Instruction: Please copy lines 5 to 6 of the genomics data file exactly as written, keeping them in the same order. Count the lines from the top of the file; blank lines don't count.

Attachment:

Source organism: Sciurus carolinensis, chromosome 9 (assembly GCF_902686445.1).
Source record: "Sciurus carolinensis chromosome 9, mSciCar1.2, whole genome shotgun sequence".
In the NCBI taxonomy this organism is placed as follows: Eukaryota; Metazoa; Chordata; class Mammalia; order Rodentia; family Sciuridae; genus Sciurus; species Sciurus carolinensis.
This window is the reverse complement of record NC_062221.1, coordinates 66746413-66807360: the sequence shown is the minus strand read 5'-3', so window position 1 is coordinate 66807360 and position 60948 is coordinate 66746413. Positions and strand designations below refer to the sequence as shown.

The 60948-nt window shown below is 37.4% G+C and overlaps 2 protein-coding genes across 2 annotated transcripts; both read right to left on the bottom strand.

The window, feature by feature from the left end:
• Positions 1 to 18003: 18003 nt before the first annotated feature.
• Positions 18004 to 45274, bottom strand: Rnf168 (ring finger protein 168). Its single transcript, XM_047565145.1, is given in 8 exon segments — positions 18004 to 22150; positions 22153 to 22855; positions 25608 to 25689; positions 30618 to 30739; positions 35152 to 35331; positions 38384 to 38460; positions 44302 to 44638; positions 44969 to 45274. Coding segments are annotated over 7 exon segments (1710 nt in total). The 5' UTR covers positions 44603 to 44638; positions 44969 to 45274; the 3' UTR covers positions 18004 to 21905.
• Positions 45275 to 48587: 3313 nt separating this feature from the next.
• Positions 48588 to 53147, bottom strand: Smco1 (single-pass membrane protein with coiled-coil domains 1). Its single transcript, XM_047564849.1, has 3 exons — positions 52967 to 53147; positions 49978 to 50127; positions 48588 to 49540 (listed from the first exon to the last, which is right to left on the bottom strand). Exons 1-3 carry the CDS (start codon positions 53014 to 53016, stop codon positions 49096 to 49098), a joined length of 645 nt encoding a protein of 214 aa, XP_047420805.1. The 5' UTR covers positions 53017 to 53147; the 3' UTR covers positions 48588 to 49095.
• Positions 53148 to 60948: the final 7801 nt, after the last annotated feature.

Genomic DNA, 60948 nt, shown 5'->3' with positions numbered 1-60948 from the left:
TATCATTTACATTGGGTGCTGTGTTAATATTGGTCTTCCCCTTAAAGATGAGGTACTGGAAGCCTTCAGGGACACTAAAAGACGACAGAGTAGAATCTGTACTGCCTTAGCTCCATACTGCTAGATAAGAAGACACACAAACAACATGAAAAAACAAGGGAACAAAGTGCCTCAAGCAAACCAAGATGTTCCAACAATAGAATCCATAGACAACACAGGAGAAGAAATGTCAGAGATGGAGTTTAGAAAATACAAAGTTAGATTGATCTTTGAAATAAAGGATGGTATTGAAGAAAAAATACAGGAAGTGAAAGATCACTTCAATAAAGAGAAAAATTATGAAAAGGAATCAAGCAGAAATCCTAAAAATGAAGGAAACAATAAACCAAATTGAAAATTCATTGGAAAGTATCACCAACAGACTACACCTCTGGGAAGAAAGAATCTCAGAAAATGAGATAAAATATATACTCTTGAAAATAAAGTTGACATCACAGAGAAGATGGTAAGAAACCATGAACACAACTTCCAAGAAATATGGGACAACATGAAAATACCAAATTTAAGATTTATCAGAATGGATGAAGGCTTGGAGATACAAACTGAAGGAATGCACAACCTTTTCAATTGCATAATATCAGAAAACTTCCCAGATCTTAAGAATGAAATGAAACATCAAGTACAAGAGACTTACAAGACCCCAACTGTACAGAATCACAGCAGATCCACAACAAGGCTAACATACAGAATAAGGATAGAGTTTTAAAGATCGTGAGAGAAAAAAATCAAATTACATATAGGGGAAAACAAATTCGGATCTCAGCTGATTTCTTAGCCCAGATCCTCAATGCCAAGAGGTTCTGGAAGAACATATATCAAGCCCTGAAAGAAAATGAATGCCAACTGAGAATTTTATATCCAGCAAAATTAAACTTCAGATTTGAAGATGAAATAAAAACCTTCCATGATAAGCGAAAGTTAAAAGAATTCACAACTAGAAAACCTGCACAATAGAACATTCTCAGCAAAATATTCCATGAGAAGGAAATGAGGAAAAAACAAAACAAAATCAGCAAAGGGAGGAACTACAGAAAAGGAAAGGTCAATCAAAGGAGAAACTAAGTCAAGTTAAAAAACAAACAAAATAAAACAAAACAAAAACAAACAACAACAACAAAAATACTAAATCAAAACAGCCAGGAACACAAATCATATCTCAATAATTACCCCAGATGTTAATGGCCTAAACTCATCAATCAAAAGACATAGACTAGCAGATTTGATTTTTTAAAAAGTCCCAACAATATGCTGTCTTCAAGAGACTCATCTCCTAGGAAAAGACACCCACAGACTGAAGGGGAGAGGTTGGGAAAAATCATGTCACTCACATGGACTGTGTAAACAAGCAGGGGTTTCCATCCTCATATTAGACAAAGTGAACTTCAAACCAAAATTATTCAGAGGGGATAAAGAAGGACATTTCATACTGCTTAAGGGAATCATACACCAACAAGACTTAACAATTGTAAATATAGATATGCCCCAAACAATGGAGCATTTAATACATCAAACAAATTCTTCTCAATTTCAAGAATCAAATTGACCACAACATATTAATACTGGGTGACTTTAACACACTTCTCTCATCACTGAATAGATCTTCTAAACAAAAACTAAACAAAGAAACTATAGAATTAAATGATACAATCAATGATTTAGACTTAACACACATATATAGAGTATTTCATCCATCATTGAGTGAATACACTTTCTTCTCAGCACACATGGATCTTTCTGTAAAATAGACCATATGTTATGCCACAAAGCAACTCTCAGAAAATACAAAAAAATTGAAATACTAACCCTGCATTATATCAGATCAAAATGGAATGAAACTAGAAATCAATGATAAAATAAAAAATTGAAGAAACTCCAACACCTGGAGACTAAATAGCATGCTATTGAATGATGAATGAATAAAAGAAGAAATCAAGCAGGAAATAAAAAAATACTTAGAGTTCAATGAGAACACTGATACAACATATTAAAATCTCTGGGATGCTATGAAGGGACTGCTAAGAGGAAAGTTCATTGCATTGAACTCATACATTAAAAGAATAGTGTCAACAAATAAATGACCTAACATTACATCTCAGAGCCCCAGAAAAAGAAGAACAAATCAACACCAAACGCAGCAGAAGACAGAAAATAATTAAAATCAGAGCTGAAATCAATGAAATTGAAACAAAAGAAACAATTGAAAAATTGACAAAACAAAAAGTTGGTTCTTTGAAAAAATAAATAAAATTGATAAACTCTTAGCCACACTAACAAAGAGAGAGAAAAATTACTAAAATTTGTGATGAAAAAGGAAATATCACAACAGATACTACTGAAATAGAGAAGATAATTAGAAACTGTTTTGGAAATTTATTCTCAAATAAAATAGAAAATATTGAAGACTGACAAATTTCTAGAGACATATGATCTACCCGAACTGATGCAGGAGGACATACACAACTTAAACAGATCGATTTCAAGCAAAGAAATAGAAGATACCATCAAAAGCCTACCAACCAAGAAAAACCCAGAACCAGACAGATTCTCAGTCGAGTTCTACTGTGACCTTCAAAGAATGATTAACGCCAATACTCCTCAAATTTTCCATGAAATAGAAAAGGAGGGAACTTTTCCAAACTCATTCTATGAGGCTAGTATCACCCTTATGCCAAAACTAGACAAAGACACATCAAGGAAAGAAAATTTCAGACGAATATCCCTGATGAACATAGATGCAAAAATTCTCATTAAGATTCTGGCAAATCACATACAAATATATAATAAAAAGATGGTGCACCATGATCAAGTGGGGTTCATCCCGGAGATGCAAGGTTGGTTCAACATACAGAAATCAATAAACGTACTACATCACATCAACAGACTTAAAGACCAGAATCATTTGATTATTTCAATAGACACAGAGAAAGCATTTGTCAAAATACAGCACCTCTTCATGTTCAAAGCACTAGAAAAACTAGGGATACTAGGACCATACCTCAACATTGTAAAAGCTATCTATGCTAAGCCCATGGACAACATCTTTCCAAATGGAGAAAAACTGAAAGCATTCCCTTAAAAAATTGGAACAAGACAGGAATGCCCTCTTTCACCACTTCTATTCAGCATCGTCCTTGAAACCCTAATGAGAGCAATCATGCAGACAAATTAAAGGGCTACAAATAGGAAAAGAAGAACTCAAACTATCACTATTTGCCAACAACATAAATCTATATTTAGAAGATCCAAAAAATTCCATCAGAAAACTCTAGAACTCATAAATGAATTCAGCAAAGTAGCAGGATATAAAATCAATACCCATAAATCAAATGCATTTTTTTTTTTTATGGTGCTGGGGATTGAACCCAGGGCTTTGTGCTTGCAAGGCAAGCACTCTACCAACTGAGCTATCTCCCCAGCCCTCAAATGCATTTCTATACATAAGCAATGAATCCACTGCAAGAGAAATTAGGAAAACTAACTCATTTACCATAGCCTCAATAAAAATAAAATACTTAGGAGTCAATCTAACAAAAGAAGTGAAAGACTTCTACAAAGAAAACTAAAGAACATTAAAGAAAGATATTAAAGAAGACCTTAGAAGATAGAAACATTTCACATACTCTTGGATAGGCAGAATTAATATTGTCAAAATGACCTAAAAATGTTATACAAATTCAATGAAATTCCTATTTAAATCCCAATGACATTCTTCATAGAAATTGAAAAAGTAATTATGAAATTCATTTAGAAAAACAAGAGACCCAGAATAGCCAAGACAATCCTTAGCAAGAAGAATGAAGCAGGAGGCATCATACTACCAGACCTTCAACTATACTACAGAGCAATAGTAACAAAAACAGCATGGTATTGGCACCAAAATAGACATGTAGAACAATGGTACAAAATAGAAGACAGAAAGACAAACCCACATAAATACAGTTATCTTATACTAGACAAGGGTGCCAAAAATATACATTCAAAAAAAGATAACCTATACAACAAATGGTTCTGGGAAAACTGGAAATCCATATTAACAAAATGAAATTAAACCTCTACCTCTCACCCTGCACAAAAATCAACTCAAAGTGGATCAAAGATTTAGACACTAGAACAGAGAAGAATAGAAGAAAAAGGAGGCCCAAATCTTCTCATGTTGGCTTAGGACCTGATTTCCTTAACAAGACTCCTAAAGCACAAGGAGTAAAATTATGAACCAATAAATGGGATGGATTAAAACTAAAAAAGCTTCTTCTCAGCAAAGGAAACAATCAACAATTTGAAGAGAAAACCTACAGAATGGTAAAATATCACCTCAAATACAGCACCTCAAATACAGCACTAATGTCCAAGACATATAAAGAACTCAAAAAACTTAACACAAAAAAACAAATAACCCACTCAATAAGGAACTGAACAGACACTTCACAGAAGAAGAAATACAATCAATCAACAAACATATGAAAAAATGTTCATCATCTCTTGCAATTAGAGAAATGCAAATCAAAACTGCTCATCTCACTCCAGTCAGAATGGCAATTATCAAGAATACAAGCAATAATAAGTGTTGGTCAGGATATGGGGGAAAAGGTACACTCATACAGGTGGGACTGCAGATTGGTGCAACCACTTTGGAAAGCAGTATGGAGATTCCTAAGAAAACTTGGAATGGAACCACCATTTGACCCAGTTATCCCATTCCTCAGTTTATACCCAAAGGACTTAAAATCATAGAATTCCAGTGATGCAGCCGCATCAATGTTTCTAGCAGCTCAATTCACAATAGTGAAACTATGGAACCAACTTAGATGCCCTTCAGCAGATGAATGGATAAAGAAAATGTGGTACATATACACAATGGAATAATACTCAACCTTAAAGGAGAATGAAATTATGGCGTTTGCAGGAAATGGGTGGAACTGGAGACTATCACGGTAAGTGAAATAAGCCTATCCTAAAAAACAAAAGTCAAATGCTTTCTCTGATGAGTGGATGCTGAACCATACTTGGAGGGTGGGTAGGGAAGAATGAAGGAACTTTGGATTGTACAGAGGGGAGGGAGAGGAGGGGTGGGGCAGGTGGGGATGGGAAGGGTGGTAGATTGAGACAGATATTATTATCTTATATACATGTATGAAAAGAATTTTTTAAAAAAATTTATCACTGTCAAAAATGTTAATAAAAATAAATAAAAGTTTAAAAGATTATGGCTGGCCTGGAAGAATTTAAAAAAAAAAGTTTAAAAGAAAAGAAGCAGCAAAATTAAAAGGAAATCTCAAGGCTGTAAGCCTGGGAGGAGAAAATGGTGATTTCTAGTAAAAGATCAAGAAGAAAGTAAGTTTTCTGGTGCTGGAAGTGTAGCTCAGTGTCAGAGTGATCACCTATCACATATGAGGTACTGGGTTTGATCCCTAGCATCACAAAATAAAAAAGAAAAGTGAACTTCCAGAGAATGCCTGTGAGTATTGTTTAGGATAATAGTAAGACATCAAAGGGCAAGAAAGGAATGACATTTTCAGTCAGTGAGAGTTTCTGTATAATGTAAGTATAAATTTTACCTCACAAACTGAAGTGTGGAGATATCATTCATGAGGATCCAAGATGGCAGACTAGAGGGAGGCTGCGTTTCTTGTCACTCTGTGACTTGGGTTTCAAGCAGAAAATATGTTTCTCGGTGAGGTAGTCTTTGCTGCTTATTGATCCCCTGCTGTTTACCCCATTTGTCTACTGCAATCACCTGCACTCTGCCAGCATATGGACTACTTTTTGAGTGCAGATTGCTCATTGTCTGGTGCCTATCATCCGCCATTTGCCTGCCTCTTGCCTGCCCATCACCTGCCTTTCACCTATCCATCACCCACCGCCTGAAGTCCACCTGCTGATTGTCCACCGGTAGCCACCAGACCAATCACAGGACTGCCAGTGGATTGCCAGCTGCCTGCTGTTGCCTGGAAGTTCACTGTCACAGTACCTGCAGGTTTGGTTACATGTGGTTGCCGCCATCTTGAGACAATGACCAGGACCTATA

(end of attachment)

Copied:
The 60948-nt window shown below is 37.4% G+C and overlaps 2 protein-coding genes across 2 annotated transcripts; both read right to left on the bottom strand.

The window, feature by feature from the left end: